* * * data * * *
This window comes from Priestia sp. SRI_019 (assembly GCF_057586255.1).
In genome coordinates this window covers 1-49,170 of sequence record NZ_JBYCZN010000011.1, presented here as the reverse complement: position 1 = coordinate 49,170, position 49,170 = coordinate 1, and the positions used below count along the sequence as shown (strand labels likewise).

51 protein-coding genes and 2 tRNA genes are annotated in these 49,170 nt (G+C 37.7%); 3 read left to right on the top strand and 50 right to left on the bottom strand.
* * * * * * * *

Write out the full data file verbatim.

This window comes from Priestia sp. SRI_019 (assembly GCF_057586255.1).
In genome coordinates this window covers 1-49,170 of sequence record NZ_JBYCZN010000011.1, presented here as the reverse complement: position 1 = coordinate 49,170, position 49,170 = coordinate 1, and the positions used below count along the sequence as shown (strand labels likewise).

51 protein-coding genes and 2 tRNA genes are annotated in these 49,170 nt (G+C 37.7%); 3 read left to right on the top strand and 50 right to left on the bottom strand.